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supplementing with zinc: woman holding supplement pill

4 Helpful Guidelines For Supplementing With Zinc

Zinc is an essential mineral that is necessary for your health for many reasons, most notably supporting immune function and wound healing, and helping in DNA and protein synthesis. Recently, it’s stolen the spotlight for its role in helping the body fight off bacteria and viruses.

Zinc is essential for our body’s production of well-functioning macrophages and cytokines, which help the body fight off stressors,” says dietitian Amanda A. Kostro Miller, R.D., L.D.N., advisor for Fitter Living. In fact, zinc deficiencies can negatively impact these cells and your body’s protective responses.

Given these benefits, you’ve probably wondered if you should add zinc to your supplement regimen—and have a few questions about it. How much should you take? Can it impact your copper levels? When and how should you take it?

Here, dietitians and doctors share everything you need to know about safely incorporating a zinc supplement into your routine.

1. Consider how your diet impacts your zinc intake

The Recommended Dietary Allowance for zinc for adults ages 19 and older is 11 milligrams a day for males, eight milligrams a day for females, 11 milligrams a day for pregnant females, and 12 milligrams a day for lactating females. 40 milligrams daily is considered the upper limit for zinc.

As a first line of defense, you should seek to get zinc from food. “Sources of zinc include oysters, beef, wheat germ or bran, pumpkin seeds, peanuts, sunflower seeds, beans, cheese, and almonds,” shares dietitian Melissa Macher, R.D., L.D. Many ready-to-eat breakfast cereals are also fortified with zinc.

Important to emphasize: ”Adequate intake of zinc is eight-to-12 mg/day, and more isn’t necessarily better when it comes to nutrients,” she adds. For reference, a serving of baked beans provides nearly three milligrams of the nutrient. 

Read More: Eat These 6 High-Zinc Foods To Bood Immunity

That said, “the zinc found in grains and legumes is not absorbed as easily as that found in animal foods,” advises Tieraona Low Dog, M.D., author of Fortify Your Life and MegaFood Chief Medical Advisor.

In fact, one 2013 Journal of the Science of Food and Agriculture review found that dietary zinc intake and serum zinc concentration were significantly lower in groups that stuck to vegetarian diets. It’s still possible to get enough zinc through diet alone if you follow a vegetarian or vegan diet, but you may want to monitor your levels to be safe.

2. Talk to a doctor or nutritionist before starting to supplement

You should always consult with a trusted health professional before adding something new to your routine. “Zinc supplements are best for those with a known deficiency,” says Macher. It’s more common for those with gastrointestinal disorders, kidney disease, and sickle cell anemia—as well as older adults.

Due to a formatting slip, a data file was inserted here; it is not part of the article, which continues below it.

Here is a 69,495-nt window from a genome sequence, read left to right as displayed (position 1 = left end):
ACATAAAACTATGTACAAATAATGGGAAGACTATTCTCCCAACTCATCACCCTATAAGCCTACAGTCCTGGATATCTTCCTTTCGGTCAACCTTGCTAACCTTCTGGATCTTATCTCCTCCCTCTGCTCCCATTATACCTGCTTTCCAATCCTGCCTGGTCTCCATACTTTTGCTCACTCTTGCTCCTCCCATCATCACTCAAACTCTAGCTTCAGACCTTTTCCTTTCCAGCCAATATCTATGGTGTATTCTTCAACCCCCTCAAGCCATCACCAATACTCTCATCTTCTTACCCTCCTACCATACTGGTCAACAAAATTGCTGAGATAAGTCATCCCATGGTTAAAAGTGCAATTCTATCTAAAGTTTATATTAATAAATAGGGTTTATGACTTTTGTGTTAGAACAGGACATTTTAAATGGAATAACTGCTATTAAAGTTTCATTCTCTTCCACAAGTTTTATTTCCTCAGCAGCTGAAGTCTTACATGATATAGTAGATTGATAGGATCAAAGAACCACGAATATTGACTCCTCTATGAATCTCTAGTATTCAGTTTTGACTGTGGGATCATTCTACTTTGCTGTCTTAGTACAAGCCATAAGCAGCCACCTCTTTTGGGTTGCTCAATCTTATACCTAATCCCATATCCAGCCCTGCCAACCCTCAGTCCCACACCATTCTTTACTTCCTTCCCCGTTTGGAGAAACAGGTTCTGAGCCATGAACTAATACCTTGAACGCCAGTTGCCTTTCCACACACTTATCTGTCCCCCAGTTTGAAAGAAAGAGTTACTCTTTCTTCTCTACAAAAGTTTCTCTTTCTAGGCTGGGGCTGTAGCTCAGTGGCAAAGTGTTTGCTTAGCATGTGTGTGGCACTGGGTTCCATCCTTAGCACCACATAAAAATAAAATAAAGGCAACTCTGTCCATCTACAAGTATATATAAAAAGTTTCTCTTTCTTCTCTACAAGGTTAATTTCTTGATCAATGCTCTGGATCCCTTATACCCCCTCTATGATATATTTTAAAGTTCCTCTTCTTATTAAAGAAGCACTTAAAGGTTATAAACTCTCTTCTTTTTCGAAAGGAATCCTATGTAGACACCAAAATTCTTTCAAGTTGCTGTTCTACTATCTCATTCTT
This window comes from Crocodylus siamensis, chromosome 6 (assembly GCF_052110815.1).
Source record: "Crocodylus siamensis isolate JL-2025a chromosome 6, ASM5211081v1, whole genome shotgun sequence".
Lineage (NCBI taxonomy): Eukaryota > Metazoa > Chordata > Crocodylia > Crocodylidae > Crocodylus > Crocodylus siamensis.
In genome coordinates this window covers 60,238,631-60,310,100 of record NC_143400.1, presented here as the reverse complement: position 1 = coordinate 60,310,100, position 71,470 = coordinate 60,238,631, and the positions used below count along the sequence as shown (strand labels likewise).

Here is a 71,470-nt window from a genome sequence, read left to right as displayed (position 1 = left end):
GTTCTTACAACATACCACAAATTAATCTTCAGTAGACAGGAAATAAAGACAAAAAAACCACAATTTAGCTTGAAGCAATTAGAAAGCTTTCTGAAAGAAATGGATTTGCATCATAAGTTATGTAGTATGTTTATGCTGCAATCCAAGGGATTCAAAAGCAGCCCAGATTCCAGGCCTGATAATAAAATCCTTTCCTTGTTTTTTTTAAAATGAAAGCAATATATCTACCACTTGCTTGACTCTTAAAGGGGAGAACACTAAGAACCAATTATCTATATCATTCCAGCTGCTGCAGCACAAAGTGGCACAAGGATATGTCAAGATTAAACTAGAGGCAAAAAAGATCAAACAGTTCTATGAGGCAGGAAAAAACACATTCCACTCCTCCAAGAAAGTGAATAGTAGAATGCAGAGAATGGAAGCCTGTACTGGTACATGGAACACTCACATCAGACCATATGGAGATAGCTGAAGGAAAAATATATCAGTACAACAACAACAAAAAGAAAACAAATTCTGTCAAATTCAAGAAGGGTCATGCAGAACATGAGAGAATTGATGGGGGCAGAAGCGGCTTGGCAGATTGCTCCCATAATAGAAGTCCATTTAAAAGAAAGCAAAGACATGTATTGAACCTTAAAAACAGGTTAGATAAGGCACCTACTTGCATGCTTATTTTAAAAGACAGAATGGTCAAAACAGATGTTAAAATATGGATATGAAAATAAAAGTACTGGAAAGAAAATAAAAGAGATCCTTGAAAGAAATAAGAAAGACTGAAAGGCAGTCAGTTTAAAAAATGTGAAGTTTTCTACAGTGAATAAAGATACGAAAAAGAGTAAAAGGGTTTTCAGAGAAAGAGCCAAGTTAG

“Older adults often do not meet the RDA for zinc, which could put them at higher risk for respiratory infections, poor wound healing, and decrease in sense of taste and smell,” says Low Dog. One 2018 paper published in Nutrients backs this up, identifying zinc deficiency as a notable contributor to age-related changes in immune function.

When you talk to your provider about supplementing with zinc, bring a list of all other supplements, medications, and herbal remedies you’re taking.

In some cases, supplementing may affect your medications or have other unexpected impacts. People who take the drug amiloride (Midamor) for congestive heart failure or high blood pressure, for example, should not take zinc supplements, cautions Low Dog.

In other cases, taking certain medications may necessitate supplementing with zinc. People on diuretics, anticonvulsants, or antiretroviral drugs might be at higher risk for deficiency and require supplements, Low Dog says.

3. Get the timing right

Take zinc supplements one hour before or after a meal to help optimize absorption—especially if your meal contains whole grains, bran, or fiber, says Low Dog.  (This is because phytates, found in cereal grains, can interfere with the absorption of zinc and other minerals.)

If you’re advised to get zinc from a multivitamin, though, it’s best to consume it alongside food.

Read More: 5 Signs You Need More Zinc

If you happen to also be taking antibiotics, take zinc at least two hours after them to prevent drug interactions, says Low Dog. (This is especially true of quinolones like Cipro or tetracycline.)

4. Don’t Go Overboard When Supplementing with zinc

Consuming more than 40 milligrams a day of zinc for a prolonged period of time can impact both your iron and copper levels, Low Dog says. Both minerals are essential nutrients for your health and work in tandem to form red blood cells. (For this reason, anyone low in either mineral should avoid zinc supplements.)

As a result, too much zinc can ultimately spell trouble for your immune system, says Macher. It can even impact your HDL or “good” cholesterol levels.

Signs you’re getting too much zinc include not-so-fun symptoms like:

  • nausea
  • vomiting
  • loss of appetite
  • stomach cramps
  • diarrhea
  • headaches

Typically, restoration of appropriate levels can happen in a matter of days of supplementing with zinc, says Macher. Just how long you should supplement for (and with how much) depends on how deficient you are, which is why it’s important to work closely with your healthcare provider, she adds. (FYI: The National Institutes of Health advises against exceeding an intake of 40 milligrams per day.)

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